TranscendenceVid (1) from lisa piazza on Vimeo.

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    Tina Piracci

    Tuesday, September 20th, 2016 | Posted in 2016 Research in Arts Scholarship by rias | No Comments »

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    Elizabeth Keel

    Tuesday, September 20th, 2016 | Posted in 2016 Research in Arts Scholarship by rias | No Comments »

     

    How can I communicate what cannot be described with words?

     

    I begin to transform my experience through a process of healing and reflection on traumatic memories through artistic exploration and play. It became apparent that self-care and compassion towards myself was the first step towards analyzing the experience of poverty due to my own personal connection with it. I began my research through journaling and transitioned to informal conversations about living on the streets with people who identified as being homeless. I wanted to develop a process that would allow me to understand more about how I respond to displacement.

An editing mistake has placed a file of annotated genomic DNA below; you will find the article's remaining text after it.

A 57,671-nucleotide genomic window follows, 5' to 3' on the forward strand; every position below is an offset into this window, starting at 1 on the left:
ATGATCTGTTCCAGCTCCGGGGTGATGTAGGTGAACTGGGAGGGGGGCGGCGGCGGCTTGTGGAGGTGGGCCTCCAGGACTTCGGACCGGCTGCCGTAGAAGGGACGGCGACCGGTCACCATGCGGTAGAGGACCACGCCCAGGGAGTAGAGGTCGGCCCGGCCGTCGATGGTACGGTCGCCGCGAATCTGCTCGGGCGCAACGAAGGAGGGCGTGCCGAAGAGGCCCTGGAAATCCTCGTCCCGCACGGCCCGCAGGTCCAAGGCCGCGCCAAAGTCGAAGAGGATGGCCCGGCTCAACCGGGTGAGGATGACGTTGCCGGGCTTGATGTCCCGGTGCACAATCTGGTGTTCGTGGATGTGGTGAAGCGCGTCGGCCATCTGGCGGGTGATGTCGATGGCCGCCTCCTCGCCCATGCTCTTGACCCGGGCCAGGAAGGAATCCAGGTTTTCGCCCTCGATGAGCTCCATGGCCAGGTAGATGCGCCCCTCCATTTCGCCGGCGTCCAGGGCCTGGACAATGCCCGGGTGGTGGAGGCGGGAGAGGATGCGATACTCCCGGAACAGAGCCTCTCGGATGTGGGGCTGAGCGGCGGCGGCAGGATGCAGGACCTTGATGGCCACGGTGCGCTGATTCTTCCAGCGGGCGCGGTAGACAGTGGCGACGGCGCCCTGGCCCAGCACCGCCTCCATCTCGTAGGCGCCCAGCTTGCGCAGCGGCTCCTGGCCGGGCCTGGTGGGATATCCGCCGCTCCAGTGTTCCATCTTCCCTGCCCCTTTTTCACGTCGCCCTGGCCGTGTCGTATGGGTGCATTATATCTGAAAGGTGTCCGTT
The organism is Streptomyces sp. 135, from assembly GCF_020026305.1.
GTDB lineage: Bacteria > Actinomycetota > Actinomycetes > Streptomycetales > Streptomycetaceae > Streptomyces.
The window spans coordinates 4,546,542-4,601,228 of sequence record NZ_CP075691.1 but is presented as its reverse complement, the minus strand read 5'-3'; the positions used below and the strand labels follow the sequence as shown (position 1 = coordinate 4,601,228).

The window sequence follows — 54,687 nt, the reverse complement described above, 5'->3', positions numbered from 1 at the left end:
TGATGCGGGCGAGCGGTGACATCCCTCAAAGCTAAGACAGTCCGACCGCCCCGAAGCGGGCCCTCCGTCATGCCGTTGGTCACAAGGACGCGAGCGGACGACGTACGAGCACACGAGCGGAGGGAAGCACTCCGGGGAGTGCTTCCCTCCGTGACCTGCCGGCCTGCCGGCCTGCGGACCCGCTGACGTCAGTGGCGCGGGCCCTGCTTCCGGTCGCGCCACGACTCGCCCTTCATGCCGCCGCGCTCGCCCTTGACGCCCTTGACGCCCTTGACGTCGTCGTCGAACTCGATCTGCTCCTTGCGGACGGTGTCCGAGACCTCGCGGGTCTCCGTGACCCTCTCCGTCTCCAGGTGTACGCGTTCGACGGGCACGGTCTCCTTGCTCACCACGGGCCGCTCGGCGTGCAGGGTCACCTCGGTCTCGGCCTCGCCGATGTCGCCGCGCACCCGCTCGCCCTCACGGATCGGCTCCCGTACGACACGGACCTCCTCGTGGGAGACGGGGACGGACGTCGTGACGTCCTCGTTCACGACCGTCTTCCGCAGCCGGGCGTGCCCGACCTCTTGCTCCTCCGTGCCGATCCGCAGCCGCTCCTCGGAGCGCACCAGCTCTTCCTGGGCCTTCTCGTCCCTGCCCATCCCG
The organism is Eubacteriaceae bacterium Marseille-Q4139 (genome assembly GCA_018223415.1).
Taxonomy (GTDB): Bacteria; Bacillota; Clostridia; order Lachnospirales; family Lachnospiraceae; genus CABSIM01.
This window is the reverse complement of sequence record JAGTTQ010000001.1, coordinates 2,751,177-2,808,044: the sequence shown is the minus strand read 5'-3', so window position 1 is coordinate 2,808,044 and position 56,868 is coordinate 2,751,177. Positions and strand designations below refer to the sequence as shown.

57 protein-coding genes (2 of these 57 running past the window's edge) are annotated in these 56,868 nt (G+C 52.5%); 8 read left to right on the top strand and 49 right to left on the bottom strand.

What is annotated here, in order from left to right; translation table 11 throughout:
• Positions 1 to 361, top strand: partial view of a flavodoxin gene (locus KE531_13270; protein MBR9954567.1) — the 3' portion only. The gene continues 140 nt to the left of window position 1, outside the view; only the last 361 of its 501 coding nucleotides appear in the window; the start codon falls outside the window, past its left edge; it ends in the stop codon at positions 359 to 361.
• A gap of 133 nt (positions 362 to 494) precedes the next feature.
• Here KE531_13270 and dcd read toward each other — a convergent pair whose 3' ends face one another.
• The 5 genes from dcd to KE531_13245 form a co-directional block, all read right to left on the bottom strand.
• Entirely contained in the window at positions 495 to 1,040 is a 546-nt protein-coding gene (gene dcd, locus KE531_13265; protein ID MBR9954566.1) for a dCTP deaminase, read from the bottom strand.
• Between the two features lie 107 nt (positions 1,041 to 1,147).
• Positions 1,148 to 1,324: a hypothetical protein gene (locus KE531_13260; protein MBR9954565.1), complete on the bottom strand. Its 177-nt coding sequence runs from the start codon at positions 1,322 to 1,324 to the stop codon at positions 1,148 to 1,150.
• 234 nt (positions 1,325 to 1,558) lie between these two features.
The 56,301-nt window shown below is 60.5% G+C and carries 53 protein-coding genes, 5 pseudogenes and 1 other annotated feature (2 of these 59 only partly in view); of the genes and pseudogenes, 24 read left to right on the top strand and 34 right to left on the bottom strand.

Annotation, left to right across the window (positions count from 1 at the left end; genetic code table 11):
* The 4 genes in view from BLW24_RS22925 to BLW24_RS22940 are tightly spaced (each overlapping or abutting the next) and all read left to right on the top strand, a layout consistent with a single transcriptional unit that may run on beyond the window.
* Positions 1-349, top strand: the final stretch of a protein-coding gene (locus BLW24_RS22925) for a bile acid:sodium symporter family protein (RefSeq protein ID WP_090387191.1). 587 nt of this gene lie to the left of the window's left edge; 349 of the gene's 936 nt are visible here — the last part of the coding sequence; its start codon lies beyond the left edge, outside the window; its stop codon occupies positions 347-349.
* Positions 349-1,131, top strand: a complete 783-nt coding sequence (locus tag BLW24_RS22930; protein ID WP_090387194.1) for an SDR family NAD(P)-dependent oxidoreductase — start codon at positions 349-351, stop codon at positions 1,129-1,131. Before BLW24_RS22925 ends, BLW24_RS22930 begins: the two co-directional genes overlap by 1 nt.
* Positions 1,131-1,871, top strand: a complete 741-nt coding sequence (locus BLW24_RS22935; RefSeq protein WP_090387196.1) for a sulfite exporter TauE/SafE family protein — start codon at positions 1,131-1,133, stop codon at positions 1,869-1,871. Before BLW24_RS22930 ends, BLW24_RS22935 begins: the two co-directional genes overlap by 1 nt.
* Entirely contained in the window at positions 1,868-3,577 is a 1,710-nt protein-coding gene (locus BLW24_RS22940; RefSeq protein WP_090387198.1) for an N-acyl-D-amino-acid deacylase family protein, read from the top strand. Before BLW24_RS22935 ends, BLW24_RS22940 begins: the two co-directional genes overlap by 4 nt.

I began by examining the system that built up the framework of my understanding about poverty in the United States. Throughout my research I have discovered that there are a variety of factors that contribute to the issue of homelessness which included healthcare issues and mental health problems including substance addiction. I found that economic issues influenced the rise in homelessness due to a growing scarcity for jobs that pay above the poverty line, limited health benefits, decreased access to affordable housing and inadequate funding for low income families. I wanted to create artwork that would bring awareness and influence changing ideologies but first I needed to understand more about my own perspective.

     

    Journaling Process:

    An integral part of my research was keeping a journal to record my thoughts throughout the research process and to use the creative process of journaling as a therapeutic tool to examine emotionality and experience. My respect for journaling is rooted in my life as one of my best tools for reflection. It is based on my practice of spending a short time each day to use different art materials to create art that explore moods. My journals include many different forms of reflection which served as a catharsis to emotional distress and opened new avenues of thought I had not considered before. Journal entries consisted of a variety of drawings and paintings as well as reflective writing.

     

    “Love in Unity”